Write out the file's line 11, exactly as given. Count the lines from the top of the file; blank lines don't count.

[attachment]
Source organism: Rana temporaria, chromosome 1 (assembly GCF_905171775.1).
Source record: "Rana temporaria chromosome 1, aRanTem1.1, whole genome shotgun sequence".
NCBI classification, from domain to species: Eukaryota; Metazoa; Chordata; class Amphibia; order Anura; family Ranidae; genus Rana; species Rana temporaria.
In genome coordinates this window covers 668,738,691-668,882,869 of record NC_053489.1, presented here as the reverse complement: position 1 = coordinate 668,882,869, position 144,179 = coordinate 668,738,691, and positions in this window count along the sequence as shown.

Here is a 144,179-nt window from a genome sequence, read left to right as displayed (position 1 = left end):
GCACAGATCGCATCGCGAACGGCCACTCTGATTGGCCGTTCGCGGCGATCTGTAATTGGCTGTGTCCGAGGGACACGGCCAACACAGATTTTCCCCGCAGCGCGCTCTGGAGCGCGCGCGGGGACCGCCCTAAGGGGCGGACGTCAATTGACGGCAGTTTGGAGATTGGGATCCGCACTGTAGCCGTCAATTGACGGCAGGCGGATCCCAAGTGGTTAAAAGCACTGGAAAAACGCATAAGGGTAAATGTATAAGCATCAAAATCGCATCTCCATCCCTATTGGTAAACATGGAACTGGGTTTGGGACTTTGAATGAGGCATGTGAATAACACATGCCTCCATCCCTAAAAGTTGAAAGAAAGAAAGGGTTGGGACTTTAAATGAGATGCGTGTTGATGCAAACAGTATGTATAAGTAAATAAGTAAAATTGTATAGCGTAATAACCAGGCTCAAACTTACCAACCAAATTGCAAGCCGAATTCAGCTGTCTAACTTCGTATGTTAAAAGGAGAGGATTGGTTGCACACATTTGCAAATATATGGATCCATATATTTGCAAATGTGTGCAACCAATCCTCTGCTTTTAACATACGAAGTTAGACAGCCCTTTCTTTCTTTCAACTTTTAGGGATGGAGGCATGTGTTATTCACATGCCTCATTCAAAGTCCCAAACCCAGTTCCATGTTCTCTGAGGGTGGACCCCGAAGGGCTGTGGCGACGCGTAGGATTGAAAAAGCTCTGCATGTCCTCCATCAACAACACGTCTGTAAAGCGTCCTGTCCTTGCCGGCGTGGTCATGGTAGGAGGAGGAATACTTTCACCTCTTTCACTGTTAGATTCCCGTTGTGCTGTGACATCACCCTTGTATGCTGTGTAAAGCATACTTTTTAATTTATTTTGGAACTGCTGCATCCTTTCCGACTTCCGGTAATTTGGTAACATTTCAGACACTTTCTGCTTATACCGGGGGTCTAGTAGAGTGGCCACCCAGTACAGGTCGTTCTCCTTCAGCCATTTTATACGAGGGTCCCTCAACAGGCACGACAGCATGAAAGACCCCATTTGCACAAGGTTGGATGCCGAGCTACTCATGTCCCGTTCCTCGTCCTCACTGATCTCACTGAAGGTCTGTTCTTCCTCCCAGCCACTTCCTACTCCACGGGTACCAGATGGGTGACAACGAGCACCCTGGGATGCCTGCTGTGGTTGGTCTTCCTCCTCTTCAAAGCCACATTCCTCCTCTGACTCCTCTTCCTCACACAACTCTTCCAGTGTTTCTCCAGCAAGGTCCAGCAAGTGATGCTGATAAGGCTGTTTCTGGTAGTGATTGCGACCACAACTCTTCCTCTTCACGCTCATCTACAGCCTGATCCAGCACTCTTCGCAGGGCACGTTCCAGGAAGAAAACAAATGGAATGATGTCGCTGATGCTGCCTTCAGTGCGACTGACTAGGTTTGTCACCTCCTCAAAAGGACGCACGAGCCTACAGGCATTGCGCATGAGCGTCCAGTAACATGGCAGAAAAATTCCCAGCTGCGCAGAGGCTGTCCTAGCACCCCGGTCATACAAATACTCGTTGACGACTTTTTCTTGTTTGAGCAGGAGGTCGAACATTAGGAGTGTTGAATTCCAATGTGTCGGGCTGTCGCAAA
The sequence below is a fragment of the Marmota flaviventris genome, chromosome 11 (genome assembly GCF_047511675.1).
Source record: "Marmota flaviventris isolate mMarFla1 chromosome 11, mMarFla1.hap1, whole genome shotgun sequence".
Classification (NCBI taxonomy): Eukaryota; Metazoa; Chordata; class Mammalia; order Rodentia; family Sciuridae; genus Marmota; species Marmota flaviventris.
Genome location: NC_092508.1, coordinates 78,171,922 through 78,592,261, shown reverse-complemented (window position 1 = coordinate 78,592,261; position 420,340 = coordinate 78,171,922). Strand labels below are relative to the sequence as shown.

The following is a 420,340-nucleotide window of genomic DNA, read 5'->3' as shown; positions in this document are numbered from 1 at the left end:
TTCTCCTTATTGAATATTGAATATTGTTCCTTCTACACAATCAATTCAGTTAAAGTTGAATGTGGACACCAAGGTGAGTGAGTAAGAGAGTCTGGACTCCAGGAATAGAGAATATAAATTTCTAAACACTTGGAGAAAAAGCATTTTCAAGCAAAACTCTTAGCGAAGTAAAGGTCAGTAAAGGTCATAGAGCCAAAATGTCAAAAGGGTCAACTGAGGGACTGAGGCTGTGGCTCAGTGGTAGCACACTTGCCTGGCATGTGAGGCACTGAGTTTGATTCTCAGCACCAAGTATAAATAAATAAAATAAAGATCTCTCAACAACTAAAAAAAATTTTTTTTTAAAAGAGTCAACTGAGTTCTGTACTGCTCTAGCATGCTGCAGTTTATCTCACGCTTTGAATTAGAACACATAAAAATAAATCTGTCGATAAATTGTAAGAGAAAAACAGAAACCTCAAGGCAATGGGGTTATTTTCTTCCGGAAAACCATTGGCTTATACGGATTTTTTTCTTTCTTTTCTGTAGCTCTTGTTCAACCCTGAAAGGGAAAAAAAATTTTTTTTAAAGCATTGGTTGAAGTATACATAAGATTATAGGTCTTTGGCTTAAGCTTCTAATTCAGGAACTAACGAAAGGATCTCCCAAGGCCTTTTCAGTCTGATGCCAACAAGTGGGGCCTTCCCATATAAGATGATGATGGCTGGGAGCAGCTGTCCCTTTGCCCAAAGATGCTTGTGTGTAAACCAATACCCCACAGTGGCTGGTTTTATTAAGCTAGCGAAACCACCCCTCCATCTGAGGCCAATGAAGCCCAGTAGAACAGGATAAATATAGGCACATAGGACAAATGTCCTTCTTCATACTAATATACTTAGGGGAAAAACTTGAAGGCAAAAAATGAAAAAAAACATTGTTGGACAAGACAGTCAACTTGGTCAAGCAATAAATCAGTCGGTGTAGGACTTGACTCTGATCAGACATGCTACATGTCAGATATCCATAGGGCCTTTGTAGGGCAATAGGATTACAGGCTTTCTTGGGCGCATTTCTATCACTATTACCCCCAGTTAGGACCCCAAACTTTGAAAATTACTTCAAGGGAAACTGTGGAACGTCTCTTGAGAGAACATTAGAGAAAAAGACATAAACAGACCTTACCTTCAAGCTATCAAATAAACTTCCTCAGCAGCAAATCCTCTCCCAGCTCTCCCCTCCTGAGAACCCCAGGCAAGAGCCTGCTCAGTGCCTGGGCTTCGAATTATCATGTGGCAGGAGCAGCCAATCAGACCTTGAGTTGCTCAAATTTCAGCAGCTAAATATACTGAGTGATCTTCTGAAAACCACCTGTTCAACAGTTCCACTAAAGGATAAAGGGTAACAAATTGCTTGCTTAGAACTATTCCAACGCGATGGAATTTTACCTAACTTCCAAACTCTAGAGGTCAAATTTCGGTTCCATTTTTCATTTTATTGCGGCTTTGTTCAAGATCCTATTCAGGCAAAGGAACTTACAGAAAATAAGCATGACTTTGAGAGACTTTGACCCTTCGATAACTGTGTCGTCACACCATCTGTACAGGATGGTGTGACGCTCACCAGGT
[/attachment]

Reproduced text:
The following is a 420,340-nucleotide window of genomic DNA, read 5'->3' as shown; positions in this document are numbered from 1 at the left end: